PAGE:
We may be able to drive out to the flat this evening.

                This is the first time we have gone through the process of eviction. What immediate measures should we take given the apparent departure of the tenants? Do we just recover possession of the vacant flat, have it repaired and redecorated (it will need it), let it to new tenants and wait for the hearing?

                Any advice will be much appreciated. (Advice received on this forum in issuing proceedings was very helpful.)

                Comment


                  #9
                  Unless your tenants actually surrender the tenancy to you then the tenancy (and their liability) continues.

                  If they do surrender, something in writing would help in case things turn dodgy further down the line.

                  You can continue your section 8 claim even if the tenant surrenders, for the rent and the court fees you have already paid.

                  Comment


                    #10
                    Thank you, Snorkerz.

                    We're not sure how to get the tenants formally to surrender. As of today, we won't know where they are. The email address they gave my partner at the outset does not work. They have been communicating by phone and text message only. Should we text them today? Apologies for asking a silly question, but I've read on this forum about the difficulties of using text messages as evidence, and since my partner has not yet mastered the conversion of his text messages into properly dated evidence, I'm reluctant to rely on an exchange of text messages.

                    We can write to the tenants' guarantor informing her that the tenancy and their liability continue until the tenants surrender the tenancy in writing, but we have little reason to expect the guarantor to cooperate.

                    In these circumstances what is a judge likely to expect us to do? My partner thinks the tenants will now just vanish and ignore the court proceedings.

                    Comment


                      #11
                      I would carry on with the court proceedings, and not tell them that you think the tenants have left.
                      The tenants can not give a valid notice anyway.
                      Allow tenants to protect their own deposits. I want free money when they do it wrong

                      Comment


                        #12
                        Good idea, thesaint. Thank you.

                        There is no doubt we will continue with the court proceedings fully to realise the protection of the law against tenants who hold in contempt a fair and reasonable landlord, and the lease they signed, while mistreating and damaging the spacious, pleasant and well maintained, not to say delightful, flat let to them.

                        After I witnessed one of the tenants assaulting my partner, and both tenants using extremely foul and abusive language, it took me only one week to research the law (with the help of this forum and website) and write a Section 8 notice relying on Grounds 10, 11, 12, 13, 14 and 17. I worked hard to use the correct procedure and form, the correct grounds and the correct timing and manner of service, hesitating only when the tenants claimed via a text message after receiving the notice that they did not want to go to court and would leave the flat by the end of August. I let them slow me down in figuring out how to get court proceedings issued. Next time - if we ever misjudge prospective tenants on this level again - I won't hesitate.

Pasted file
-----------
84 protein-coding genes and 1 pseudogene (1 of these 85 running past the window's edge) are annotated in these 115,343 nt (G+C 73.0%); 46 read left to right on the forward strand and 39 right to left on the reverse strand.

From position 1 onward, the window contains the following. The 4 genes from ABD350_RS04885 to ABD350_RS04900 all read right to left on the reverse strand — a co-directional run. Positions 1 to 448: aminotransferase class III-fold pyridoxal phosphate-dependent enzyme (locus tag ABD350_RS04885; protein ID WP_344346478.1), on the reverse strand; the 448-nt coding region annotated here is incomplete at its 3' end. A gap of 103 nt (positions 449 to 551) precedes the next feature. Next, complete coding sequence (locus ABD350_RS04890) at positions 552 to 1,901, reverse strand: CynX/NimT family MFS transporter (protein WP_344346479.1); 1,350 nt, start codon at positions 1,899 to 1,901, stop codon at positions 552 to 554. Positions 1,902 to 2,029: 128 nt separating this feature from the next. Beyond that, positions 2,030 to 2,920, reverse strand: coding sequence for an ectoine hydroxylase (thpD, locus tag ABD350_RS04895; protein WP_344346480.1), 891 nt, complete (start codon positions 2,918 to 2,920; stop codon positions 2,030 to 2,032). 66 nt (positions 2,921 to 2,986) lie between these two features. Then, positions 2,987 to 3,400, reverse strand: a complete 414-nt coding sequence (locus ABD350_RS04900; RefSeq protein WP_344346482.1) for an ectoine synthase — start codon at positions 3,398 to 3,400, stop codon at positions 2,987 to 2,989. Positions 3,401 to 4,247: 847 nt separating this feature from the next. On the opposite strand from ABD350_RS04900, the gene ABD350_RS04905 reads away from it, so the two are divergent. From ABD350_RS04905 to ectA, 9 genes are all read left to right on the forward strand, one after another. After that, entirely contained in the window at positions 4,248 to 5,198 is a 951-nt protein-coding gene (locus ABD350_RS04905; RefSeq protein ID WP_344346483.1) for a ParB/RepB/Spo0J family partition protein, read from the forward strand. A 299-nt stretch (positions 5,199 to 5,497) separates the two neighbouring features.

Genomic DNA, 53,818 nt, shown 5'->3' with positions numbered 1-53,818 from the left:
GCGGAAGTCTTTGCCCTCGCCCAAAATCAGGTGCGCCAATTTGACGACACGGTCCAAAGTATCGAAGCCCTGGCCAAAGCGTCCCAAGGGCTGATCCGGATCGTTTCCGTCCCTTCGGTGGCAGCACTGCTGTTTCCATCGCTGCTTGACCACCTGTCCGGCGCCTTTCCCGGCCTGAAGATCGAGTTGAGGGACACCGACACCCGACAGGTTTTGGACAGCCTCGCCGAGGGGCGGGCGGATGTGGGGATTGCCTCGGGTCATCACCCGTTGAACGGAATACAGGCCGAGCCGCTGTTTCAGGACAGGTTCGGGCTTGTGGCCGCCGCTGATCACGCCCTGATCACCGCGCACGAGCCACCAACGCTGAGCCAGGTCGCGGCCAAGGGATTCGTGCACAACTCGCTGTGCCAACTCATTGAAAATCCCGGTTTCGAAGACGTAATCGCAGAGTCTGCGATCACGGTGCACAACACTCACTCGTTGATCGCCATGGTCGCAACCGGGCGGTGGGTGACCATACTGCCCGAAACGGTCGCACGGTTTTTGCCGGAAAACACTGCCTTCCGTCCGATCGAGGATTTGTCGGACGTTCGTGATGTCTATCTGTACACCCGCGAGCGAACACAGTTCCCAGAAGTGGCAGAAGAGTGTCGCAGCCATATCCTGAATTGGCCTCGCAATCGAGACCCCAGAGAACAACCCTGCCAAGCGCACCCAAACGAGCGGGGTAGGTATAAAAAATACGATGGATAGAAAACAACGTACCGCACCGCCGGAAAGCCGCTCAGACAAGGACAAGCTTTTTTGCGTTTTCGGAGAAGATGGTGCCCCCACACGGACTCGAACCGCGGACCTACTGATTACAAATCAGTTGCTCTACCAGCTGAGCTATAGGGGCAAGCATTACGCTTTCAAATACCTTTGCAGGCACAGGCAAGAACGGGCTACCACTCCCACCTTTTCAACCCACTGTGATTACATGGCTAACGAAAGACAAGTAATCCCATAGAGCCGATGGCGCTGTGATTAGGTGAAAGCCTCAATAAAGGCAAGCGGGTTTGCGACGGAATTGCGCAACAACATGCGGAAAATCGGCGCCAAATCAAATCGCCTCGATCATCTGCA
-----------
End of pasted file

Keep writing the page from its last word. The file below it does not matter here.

I take your point that the tenants cannot give a valid notice anyway. The term of the lease has not yet expired. I hadn't fully considered this.

                        Comment


                          #13
                          When you go to court, ensure that you take an up to date rent statement.
                          1 week before the court date, post a copy to the tenant(at the address)from a Post Office, and get a certificate of posting, and also submit one to the court.

                          You have not taken the tenant to court with any mandatory grounds, so whilst you can't be guaranteed that the judge takes the amount of rent being at least two months into account.
                          The defendants "no show" should persuade him to grant possession.
                          Allow tenants to protect their own deposits. I want free money when they do it wrong

                          Comment


                            #14
                            Originally posted by Amica View Post
                            The term of the lease has not yet expired. I hadn't fully considered this.
                            Does the tenancy agreement allow you to use the grounds you have cited? If not, the judge can not grant possession before the end of the fixed term. See section 7.

                            Comment


                              #15
                              Thank you, Snorkerz, for the reference to section 7.

                              Yes, the tenancy agreement allows us to use the grounds I cited. The agreement provides that '...if any of the circumstances mentioned in Grounds 2 and 8 of Part I of Schedule II or Grounds 10-15 of Part II of Schedule II to the Housing Act 1988 arise, then the landlord may re-enter the Premises and end the tenancy.' I pointed this out in the particulars of claim, stating that circumstances mentioned in grounds 8, 10, 11, 12, 13 and 14 have arisen.

                              In completing the claim form and particulars, I considered requesting leave for the court to add ground 8 to the Section 8 notice. I decided this was inappropriate because at the time of service of the notice only one month's rent was unpaid. By the time the claim form was filed, two months' rent were unpaid, so I pointed out in the particulars that circumstances mentioned in ground 8 had arisen.

                              Thank you, thesaint, for your detailed advice on updating the rent statement. I will do so.

                              I very much appreciate all the advice provided.

                              Comment